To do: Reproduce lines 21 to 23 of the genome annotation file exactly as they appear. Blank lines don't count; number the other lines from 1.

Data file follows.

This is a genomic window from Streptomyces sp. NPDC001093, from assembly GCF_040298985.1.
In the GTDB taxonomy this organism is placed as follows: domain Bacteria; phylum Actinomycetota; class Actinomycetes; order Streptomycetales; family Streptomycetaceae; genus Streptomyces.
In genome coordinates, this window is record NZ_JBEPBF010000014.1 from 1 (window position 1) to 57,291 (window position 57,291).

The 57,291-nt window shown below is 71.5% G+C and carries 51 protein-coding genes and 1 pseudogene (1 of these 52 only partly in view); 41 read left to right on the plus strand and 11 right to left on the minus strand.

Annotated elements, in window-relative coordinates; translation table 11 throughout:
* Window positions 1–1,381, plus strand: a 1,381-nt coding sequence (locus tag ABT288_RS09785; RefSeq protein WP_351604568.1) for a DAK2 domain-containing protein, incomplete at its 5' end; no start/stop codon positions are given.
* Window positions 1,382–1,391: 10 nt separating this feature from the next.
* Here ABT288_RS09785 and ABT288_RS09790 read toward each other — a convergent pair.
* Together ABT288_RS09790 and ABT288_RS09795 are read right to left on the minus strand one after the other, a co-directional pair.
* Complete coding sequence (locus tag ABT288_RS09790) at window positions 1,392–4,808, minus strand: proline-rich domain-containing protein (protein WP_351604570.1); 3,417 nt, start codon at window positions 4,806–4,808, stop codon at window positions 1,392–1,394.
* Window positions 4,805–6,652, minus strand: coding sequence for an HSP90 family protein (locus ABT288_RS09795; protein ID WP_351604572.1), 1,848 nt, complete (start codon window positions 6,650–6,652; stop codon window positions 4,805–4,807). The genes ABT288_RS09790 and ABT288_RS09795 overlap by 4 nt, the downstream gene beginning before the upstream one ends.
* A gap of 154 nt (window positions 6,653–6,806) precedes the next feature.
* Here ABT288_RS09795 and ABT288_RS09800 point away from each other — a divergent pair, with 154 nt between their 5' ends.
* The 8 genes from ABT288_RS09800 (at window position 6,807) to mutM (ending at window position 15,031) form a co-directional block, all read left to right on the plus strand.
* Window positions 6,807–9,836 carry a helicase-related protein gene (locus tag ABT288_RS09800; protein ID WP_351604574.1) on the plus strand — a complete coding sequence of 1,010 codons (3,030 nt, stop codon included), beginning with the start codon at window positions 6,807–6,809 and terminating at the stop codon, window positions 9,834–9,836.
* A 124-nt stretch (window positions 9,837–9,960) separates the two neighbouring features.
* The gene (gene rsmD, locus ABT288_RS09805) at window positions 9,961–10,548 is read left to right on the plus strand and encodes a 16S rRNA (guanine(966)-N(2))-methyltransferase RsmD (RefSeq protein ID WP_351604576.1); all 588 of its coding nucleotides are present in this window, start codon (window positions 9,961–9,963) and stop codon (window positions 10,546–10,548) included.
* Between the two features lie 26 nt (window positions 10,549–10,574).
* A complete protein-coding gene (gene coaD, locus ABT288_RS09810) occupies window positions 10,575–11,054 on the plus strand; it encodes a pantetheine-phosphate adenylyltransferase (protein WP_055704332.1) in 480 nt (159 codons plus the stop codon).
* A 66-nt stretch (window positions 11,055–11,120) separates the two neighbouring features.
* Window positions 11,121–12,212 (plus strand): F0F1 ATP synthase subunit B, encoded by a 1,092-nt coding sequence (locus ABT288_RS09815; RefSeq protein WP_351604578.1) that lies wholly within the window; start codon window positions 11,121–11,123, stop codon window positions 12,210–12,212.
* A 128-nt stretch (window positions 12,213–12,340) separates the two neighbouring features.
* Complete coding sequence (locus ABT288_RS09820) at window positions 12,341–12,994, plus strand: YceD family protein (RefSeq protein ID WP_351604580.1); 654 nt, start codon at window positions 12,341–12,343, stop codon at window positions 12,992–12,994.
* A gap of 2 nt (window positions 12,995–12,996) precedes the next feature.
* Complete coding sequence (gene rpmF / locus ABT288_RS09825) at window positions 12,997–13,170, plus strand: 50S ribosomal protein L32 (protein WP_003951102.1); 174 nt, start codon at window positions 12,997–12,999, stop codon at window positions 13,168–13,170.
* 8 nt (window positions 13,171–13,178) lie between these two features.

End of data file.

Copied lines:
* Window positions 11,121–12,212 (plus strand): F0F1 ATP synthase subunit B, encoded by a 1,092-nt coding sequence (locus ABT288_RS09815; RefSeq protein WP_351604578.1) that lies wholly within the window; start codon window positions 11,121–11,123, stop codon window positions 12,210–12,212.
* A 128-nt stretch (window positions 12,213–12,340) separates the two neighbouring features.
* Complete coding sequence (locus ABT288_RS09820) at window positions 12,341–12,994, plus strand: YceD family protein (RefSeq protein ID WP_351604580.1); 654 nt, start codon at window positions 12,341–12,343, stop codon at window positions 12,992–12,994.